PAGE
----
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CHARLESTON, S.C. (December 14, 2018) – The Medical University of South Carolina (MUSC) and Medical University Hospital Authority (MUHA) Board of Trustees held their regularly scheduled meeting to review the institution’s progress as the mid-point of fiscal year 2019 approaches.
Among the academic highlights shared with the board, MUSC President David J. Cole, M.D., FACS, noted the organization has received initial accreditation and is seeking applicants for a new Geriatric Medicine Fellowship Program. The one-year training program was approved by the Accreditation Council for Graduate Medical Education for two fellowship slots annually with training starting in July.
“The new fellowship program will address a critical need in South Carolina by training physicians to become specialists in the care of older adults,” Cole said. “This is especially important because South Carolina is one of the most rapidly aging states in the U.S.”
In legislative matters, Cole said, “Our organization is committed to expanding access to care through as many avenues as possible. In fact, MUSC team members representing the College of Nursing helped shape Bill 345, which expands the scope of practice for advanced practice nurses in our state. The legislation is designed to help address the shortages in primary care providers by expanding the health care services these specialized nurses are able to deliver.”
“The next calendar year will see this institution take unprecedented steps to transform and grow in keeping with the whirlwind of change sweeping through the health care industry,” said Charles W. Schulze, CPA, chairman of the MUSC board. “This board is working in partnership, more closely than ever, with the administration to plan thoughtfully and act strategically for the near term and for the future.”
The recently announced purchase of four community hospitals in Chester, Florence, Lancaster and Mullins is one example of MUSC’s forward-looking initiatives focused on transformation and growth. Earlier this week, South Carolina Gov. Henry McMaster responded to a reporter’s question about the proposed acquisition, saying, “I think that’s a good idea. The rural areas need health care, and a lot of what MUSC is doing is trying to prevent bad health instead of just fixing it when you have it. They want to try to educate, inform and catch things early with people. We need to do that all over the state. I think that’s a step forward.”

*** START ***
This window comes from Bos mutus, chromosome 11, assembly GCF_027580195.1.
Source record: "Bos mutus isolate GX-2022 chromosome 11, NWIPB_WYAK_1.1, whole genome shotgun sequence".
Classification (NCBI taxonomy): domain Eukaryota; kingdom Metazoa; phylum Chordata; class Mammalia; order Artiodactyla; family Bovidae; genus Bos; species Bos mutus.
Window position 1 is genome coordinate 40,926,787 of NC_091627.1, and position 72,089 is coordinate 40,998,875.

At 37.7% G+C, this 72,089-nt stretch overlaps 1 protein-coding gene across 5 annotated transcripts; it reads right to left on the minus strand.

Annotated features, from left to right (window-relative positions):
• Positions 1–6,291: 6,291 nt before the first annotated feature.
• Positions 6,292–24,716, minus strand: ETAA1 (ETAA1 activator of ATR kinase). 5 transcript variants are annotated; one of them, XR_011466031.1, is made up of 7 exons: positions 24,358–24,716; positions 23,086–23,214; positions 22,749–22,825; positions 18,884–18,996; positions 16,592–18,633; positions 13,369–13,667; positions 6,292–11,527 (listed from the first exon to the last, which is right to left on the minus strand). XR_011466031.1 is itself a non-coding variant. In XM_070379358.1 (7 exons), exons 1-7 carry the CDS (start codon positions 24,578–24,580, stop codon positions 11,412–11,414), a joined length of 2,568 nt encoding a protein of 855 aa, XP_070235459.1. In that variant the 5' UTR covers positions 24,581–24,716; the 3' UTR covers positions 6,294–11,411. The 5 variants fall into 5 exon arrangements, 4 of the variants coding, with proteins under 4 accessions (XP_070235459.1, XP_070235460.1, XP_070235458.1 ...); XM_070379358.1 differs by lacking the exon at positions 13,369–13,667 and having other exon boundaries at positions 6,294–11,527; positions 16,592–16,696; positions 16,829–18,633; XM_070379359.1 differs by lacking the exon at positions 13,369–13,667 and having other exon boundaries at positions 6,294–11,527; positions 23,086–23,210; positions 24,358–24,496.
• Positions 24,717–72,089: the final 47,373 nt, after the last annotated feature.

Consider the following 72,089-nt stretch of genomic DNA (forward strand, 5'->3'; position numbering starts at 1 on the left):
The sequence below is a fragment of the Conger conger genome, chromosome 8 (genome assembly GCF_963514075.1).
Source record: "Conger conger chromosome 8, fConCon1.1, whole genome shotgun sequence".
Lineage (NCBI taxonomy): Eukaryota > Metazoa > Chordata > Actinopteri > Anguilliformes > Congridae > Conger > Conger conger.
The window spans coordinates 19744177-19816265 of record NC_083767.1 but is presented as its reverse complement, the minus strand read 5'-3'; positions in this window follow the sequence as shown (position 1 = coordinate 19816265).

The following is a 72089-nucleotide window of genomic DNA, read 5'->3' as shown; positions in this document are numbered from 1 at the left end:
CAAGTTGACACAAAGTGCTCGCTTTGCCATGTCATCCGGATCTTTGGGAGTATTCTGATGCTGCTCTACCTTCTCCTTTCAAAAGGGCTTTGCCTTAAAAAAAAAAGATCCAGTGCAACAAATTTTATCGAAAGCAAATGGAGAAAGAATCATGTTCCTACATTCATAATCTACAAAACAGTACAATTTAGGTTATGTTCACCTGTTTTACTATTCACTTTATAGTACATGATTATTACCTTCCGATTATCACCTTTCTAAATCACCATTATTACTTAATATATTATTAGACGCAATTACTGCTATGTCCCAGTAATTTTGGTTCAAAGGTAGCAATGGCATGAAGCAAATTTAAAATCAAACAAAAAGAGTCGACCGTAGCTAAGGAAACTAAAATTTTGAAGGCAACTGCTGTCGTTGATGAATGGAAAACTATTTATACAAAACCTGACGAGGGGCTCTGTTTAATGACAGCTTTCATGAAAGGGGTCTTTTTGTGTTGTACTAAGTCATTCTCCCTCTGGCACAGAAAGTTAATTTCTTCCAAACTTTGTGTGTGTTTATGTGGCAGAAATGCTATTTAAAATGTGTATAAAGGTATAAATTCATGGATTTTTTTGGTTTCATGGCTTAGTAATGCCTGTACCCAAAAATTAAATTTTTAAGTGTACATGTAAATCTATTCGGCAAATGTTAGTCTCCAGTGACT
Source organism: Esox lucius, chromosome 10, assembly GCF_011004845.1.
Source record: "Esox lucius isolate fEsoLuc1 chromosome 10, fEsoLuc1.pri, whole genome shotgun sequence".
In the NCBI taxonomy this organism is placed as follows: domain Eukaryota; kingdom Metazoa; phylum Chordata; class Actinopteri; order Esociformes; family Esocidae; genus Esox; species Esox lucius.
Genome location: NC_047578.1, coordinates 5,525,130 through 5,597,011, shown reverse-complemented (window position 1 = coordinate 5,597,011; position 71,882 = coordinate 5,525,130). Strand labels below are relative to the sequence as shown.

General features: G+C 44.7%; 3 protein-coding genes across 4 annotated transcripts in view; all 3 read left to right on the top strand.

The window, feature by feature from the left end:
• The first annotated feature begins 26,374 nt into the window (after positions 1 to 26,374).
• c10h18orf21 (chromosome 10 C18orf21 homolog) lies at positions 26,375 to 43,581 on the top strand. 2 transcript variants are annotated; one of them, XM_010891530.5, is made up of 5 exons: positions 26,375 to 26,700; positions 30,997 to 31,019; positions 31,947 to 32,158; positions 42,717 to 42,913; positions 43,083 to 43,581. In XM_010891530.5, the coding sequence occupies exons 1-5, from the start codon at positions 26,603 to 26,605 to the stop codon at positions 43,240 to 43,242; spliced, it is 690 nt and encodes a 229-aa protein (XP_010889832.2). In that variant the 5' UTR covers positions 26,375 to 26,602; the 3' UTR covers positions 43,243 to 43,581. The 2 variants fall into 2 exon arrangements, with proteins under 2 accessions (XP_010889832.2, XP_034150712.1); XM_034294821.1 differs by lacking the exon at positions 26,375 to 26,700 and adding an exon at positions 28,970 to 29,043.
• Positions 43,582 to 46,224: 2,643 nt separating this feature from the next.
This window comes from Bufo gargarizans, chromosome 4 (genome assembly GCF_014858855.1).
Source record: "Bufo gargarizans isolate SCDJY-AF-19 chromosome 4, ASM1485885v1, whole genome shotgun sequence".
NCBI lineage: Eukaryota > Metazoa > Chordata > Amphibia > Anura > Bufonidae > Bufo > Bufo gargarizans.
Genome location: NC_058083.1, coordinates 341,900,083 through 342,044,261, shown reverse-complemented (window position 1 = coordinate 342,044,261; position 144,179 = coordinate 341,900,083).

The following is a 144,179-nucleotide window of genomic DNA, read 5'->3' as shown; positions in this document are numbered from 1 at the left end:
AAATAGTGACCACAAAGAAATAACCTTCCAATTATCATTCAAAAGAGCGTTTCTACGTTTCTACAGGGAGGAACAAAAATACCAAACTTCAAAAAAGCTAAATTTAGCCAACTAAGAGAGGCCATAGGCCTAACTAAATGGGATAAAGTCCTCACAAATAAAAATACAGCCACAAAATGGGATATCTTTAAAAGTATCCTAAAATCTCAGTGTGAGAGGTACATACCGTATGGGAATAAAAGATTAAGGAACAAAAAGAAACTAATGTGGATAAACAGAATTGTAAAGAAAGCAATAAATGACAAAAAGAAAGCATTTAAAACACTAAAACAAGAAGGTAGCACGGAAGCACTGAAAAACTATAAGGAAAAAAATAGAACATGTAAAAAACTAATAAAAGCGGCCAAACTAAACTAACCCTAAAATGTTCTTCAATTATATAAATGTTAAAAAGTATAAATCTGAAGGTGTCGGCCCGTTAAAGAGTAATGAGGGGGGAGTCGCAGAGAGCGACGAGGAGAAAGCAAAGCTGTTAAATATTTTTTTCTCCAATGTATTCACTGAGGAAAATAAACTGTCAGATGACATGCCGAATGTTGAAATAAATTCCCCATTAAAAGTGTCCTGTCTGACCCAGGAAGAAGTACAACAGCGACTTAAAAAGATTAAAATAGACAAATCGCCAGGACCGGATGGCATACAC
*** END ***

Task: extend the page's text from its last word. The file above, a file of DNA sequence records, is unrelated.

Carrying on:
The governor added, “We are lucky to have a fine institution like MUSC. They’re at the top of the list among organizations all over the United States as well as the world. It’s good to have that kind of power to be able to bring good medical attention and health care into rural areas, where it’s really needed.”
Board member Donald R. Johnson II, M.D., read a resolution lauding Mayor R. Keith Summey of the city of North Charleston in acknowledgement of his commitment to children’s health, business development and public service. In part, the resolution noted that Mayor Summey has “made it his priority to increase access and improve infrastructure to allow for better health care for all citizens in the Lowcountry. Mayor Summey’s vision included leading the charge for North Charleston to generously donate the land that made it possible for MUSC to build a world-class pediatric outpatient care facility to serve the children and the families of the Lowcountry and the state. The Medical University of South Carolina, in grateful appreciation, commends and thanks Mayor Summey for his leadership and his service to MUSC, the Lowcountry and the state. Let it be resolved that the Medical University of South Carolina Board of Trustees, on behalf of its students faculty and staff, declares the North Charleston MUSC pediatric facility to be named the MUSC Children’s Health R. Keith Summey Medical Pavilion.“